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Countdown to Belfort and talking with…Patrizia Tassini

Countdown to Belfort

The Camac Festival will soon be heading for Belfort – and to whet your appetite even more than our snazzy publicity materials already have done, we’ll be blogging some more about our programme over the next few days.

The Belfort long weekend will begin with distinguished Italian harpist Patrizia Tassini. Patrizia is Professor of Harp at the Conservatorio “J.Tomadini” in Udine, and also directs Ventaglio d’arpe, a big student harp ensemble. Her curriculum includes the silver medal in Israel, and gold at the Second International Harp Competition in Varallo. Today, she sits on competition jurys throughout the world, for example in Israel, Bloomington, at the Paris Conservatoire, at the Concours Félix Godefroid in Tournai, Belgrade, the Concours Martine Géliot, etc. She has been a member of the Board of Directors of the World Harp Congress, and recently has given concerts and masterclasses throughout Europe, in China, Taiwan and Turkey. 

“After eight years of harp lessons in Italy with the excellent teacher Evelina Vio, I applied to the Conservatoire National Superieur in Lyon. This wasn’t a big plunge into another way of working: Elisabeth Fontane-Binoche and Germaine Lorenzini continued to work on technique in order to bring out musicality, giving particular importance to a proper articulation. When the academic year was over, and straight after I won second prize at the International Harp Contest in Israel, I got a scholarship to work with Eileen Malone at Eastman School of Music. Here, I continued with the technique that is variously described as “French school” or “Grandjany”, but we always took care of stylistic interpretation by looking at the the texts of the different composers. My experience of the so-called Italian, French and American schools of harp playing was not one of big differences, but rather a shared project to deepen and perfect my musicianship.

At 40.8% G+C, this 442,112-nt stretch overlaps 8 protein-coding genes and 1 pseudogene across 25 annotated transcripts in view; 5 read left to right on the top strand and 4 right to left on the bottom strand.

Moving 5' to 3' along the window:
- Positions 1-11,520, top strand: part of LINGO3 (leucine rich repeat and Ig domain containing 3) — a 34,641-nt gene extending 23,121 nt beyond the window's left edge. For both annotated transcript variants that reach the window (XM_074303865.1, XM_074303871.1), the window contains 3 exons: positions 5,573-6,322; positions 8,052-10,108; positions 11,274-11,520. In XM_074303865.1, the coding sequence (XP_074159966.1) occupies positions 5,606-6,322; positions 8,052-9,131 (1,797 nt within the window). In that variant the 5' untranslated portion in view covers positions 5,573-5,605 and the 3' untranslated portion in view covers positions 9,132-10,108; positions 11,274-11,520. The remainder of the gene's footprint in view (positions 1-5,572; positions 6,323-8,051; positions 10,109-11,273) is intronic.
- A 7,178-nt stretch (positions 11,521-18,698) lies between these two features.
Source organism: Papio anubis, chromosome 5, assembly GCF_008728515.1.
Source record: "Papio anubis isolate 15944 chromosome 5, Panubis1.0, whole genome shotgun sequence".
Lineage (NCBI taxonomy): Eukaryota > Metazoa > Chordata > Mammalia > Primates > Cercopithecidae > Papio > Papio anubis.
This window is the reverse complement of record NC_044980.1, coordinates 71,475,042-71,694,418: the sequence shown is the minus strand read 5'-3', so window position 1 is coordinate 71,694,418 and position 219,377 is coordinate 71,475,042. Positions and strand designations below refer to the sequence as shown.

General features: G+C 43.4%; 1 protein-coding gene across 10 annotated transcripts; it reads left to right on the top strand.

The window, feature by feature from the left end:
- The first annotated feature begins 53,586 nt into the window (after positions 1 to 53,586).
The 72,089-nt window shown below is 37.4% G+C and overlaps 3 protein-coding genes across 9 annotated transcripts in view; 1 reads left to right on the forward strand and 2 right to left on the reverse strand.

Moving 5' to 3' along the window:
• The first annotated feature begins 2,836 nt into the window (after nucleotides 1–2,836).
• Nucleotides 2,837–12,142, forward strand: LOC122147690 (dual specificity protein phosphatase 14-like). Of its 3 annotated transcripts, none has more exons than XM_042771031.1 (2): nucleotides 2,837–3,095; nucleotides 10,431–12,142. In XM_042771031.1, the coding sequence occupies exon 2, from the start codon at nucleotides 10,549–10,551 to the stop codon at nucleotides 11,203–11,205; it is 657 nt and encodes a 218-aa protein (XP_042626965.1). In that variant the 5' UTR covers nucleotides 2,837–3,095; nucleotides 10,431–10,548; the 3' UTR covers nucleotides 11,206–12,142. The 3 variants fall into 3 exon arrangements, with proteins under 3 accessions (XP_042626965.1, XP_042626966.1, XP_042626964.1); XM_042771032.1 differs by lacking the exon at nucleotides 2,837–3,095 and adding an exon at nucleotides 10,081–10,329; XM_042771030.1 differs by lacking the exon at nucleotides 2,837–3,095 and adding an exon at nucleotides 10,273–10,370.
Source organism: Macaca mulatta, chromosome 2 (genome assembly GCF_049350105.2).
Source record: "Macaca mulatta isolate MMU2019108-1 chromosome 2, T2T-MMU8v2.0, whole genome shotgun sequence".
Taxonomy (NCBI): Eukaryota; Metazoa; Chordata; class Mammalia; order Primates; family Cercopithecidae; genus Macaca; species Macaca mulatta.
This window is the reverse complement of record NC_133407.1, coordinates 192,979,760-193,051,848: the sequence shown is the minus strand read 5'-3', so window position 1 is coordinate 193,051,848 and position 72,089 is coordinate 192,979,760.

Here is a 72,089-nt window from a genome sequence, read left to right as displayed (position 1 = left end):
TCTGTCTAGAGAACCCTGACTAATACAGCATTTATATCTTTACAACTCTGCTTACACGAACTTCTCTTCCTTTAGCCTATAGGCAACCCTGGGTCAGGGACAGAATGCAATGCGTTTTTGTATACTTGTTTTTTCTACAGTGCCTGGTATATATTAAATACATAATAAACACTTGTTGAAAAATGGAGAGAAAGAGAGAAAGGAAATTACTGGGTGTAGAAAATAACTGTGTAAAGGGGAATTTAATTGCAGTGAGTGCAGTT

The harp scene is even more global today, and the technical differences in harp teaching are getting smaller all the time. Harpists agree more and more on hand position, about pressure on the strings for a good sound…the mobility and communication we all have today makes it easier for us to find out about teachers all over the world, watch what they do and apply it to ourselves or to our students. This is good for the level, of course, the level goes up all the time. 

Patrizia Tassini, Aiste Baliunyte

Patrizia Tassini works with Aistė Baliunytė in a masterclass at l’Espace Camac

In Udine, besides harp lessons, my students take both music and harp history classes. It’s important to understand both the instrument, and the different composers who write for it, for a good stylistic interpretation. I also think it’s very important for harpists to do chamber music even from a very young age, so that listening to other instruments and breathing with them becomes second nature. Also, the ear has to get used to the sound of the orchestra, and you have to learn how to follow a conductor. But orchestra can be difficult for young harpists, because they are alone, nobody else understands their instrument, and they don’t play all the time. My harp orchestra Ventaglio d’arpe is for all my students aged between eleven and thirty, so that they can experience performing together, and also have fun! Everybody plays, whether on an easy or a difficult part, and we are a group, both musically and socially. By working together with different levels, students can set themselves goals for the future, in a supportive atmosphere without any envy or jealousy.”

If you want to seize your chance to hear, and work with Patrizia, come to Belfort in October! Her solo recital will be on Friday, October 19th at 8PM; her masterclass the following morning from 10-1. Reserve your places via the form on our agenda page. 


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